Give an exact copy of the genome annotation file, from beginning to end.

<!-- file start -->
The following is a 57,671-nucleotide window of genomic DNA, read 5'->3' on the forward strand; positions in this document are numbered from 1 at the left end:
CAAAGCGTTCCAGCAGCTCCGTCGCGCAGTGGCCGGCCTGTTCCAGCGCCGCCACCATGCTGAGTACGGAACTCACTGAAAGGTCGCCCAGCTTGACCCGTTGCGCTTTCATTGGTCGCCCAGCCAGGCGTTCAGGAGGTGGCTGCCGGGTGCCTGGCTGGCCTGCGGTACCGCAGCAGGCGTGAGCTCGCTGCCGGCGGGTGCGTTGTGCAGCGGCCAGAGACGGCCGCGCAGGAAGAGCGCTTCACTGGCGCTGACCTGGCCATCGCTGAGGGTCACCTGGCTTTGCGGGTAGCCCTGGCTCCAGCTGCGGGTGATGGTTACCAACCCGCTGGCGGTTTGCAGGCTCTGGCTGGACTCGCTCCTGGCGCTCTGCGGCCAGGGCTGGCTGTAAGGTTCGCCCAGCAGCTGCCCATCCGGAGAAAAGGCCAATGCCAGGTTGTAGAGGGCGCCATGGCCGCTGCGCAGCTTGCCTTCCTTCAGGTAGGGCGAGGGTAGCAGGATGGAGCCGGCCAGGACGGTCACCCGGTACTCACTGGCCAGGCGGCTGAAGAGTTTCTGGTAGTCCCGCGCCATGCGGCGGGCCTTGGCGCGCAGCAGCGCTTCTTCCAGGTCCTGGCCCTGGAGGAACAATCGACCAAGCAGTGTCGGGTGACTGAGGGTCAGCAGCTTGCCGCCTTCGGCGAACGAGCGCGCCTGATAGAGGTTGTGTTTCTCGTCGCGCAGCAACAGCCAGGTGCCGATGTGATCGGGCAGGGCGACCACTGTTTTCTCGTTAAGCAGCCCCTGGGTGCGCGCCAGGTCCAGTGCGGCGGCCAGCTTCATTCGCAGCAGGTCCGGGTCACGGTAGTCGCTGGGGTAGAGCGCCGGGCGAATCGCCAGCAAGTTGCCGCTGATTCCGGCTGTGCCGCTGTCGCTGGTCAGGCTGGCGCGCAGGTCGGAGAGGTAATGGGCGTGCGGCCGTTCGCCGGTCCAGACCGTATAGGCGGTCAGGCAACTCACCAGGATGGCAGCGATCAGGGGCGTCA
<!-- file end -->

The following is a 57,671-nucleotide window of genomic DNA, read 5'->3' on the forward strand; positions in this document are numbered from 1 at the left end:
CAAAGCGTTCCAGCAGCTCCGTCGCGCAGTGGCCGGCCTGTTCCAGCGCCGCCACCATGCTGAGTACGGAACTCACTGAAAGGTCGCCCAGCTTGACCCGTTGCGCTTTCATTGGTCGCCCAGCCAGGCGTTCAGGAGGTGGCTGCCGGGTGCCTGGCTGGCCTGCGGTACCGCAGCAGGCGTGAGCTCGCTGCCGGCGGGTGCGTTGTGCAGCGGCCAGAGACGGCCGCGCAGGAAGAGCGCTTCACTGGCGCTGACCTGGCCATCGCTGAGGGTCACCTGGCTTTGCGGGTAGCCCTGGCTCCAGCTGCGGGTGATGGTTACCAACCCGCTGGCGGTTTGCAGGCTCTGGCTGGACTCGCTCCTGGCGCTCTGCGGCCAGGGCTGGCTGTAAGGTTCGCCCAGCAGCTGCCCATCCGGAGAAAAGGCCAATGCCAGGTTGTAGAGGGCGCCATGGCCGCTGCGCAGCTTGCCTTCCTTCAGGTAGGGCGAGGGTAGCAGGATGGAGCCGGCCAGGACGGTCACCCGGTACTCACTGGCCAGGCGGCTGAAGAGTTTCTGGTAGTCCCGCGCCATGCGGCGGGCCTTGGCGCGCAGCAGCGCTTCTTCCAGGTCCTGGCCCTGGAGGAACAATCGACCAAGCAGTGTCGGGTGACTGAGGGTCAGCAGCTTGCCGCCTTCGGCGAACGAGCGCGCCTGATAGAGGTTGTGTTTCTCGTCGCGCAGCAACAGCCAGGTGCCGATGTGATCGGGCAGGGCGACCACTGTTTTCTCGTTAAGCAGCCCCTGGGTGCGCGCCAGGTCCAGTGCGGCGGCCAGCTTCATTCGCAGCAGGTCCGGGTCACGGTAGTCGCTGGGGTAGAGCGCCGGGCGAATCGCCAGCAAGTTGCCGCTGATTCCGGCTGTGCCGCTGTCGCTGGTCAGGCTGGCGCGCAGGTCGGAGAGGTAATGGGCGTGCGGCCGTTCGCCGGTCCAGACCGTATAGGCGGTCAGGCAACTCACCAGGATGGCAGCGATCAGGGGCGTCA